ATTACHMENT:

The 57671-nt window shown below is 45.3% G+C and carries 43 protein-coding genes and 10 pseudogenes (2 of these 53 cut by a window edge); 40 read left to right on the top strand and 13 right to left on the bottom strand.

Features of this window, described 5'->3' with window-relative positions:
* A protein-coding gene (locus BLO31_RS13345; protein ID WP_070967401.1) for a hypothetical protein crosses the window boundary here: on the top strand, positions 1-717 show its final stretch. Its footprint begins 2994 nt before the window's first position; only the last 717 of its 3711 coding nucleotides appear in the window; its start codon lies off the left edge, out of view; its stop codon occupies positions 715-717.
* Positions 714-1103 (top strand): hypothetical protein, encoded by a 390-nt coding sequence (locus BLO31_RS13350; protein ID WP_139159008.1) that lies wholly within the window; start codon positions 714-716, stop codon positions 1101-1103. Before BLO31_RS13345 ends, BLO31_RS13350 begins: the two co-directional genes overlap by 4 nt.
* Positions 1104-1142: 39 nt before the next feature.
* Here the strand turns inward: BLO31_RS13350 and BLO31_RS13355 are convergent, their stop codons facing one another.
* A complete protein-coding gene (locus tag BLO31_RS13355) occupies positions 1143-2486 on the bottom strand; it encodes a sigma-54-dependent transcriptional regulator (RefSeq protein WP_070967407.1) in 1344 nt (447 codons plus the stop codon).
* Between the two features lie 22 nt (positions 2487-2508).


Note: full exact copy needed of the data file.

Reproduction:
The 57671-nt window shown below is 45.3% G+C and carries 43 protein-coding genes and 10 pseudogenes (2 of these 53 cut by a window edge); 40 read left to right on the top strand and 13 right to left on the bottom strand.

Features of this window, described 5'->3' with window-relative positions:
* A protein-coding gene (locus BLO31_RS13345; protein ID WP_070967401.1) for a hypothetical protein crosses the window boundary here: on the top strand, positions 1-717 show its final stretch. Its footprint begins 2994 nt before the window's first position; only the last 717 of its 3711 coding nucleotides appear in the window; its start codon lies off the left edge, out of view; its stop codon occupies positions 715-717.
* Positions 714-1103 (top strand): hypothetical protein, encoded by a 390-nt coding sequence (locus BLO31_RS13350; protein ID WP_139159008.1) that lies wholly within the window; start codon positions 714-716, stop codon positions 1101-1103. Before BLO31_RS13345 ends, BLO31_RS13350 begins: the two co-directional genes overlap by 4 nt.
* Positions 1104-1142: 39 nt before the next feature.
* Here the strand turns inward: BLO31_RS13350 and BLO31_RS13355 are convergent, their stop codons facing one another.
* A complete protein-coding gene (locus tag BLO31_RS13355) occupies positions 1143-2486 on the bottom strand; it encodes a sigma-54-dependent transcriptional regulator (RefSeq protein WP_070967407.1) in 1344 nt (447 codons plus the stop codon).
* Between the two features lie 22 nt (positions 2487-2508).